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Australian Corporate Bond Price Tables
BY RUDI FILAPEK-VANDYCK - 18/04/2017 | VIEW MORE ARTICLES BY THE DAILY RECKONING

Download related file: Direct-Bonds-Lists-20170413-1111

PDF file attached.

Corporate bonds offer an alternative to equity investment in providing a fixed “coupon”, or interest payment, unlike equities which pay (or not) non-fixed dividend payments, and a maturity date, unlike equities which are open-ended.

Listed corporate bonds can be traded just as listed shares can be traded. Bonds bought at issue and held to maturity do not offer capital appreciation as an equity can, but assuming no default do not offer downside capital risk either. Pricing is based on market perception of default risk, or “credit risk”, throughout the life of the bond.

Bonds do offer capital risk/reward if traded on the secondary market within the bounds of issue and maturity. Coupon rates are fixed but bond prices fluctuate on perceived changes in credit risk and on changes in prevailing market interest rates.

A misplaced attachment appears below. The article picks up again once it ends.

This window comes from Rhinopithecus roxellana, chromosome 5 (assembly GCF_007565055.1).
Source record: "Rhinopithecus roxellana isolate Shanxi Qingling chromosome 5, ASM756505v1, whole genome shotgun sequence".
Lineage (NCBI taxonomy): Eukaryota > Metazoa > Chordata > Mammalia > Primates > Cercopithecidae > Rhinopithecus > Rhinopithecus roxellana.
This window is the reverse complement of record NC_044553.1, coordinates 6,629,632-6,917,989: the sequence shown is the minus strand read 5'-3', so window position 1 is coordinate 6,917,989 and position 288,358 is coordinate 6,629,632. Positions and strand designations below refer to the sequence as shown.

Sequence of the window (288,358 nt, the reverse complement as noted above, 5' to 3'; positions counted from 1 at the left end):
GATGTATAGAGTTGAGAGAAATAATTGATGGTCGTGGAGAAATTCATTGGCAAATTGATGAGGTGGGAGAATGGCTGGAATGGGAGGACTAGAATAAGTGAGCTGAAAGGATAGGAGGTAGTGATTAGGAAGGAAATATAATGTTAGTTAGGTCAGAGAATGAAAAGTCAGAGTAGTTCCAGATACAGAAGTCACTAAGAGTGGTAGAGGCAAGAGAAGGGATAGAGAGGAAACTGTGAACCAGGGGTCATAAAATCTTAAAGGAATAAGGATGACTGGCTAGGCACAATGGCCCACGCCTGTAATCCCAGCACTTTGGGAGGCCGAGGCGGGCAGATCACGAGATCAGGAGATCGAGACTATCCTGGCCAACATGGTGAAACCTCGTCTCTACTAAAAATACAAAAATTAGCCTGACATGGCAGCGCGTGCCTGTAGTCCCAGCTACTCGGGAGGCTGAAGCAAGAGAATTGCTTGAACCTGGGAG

Note that the attached tables offer three “yield” figures for each issue, being “coupon”, “yield” and “running yield”.

If a bond is purchased at $100 face value and a 5% coupon, and face value is returned at maturity, the running yield is 5% and the yield, or “yield to maturity” is 5%.

If a bond is purchased in the secondary market at greater than $100, the running yield, which is the per annum yield for each year the bond is held, is less than 5% because the coupon is paid on face value. The yield to maturity is also less than the coupon as more than $100 is paid to receive $100 back at maturity.

If a bond is purchased in the secondary market at less than $100, the running yield, which is the per annum yield for each year the bond is held, is more than 5% because the coupon is paid on face value. The yield to maturity is also more than the coupon as less than $100 is paid to receive $100 back at maturity.

Note that if a bond is trading on the secondary market at a price greater than face value the implication is the market believes the bond is less risky than at issue, and if at a lesser price it has become more risky. Bonds trading on yields substantially higher than their coupons thus do not offer a bargain per se, just a higher risk/reward investment. In all cases, bond supply and demand balances will also impact on secondary pricing.

Note also that while most coupons are fixed, the attached table also provides prices for capital indexed bonds (CIB) and indexed annuity bonds (IAB).



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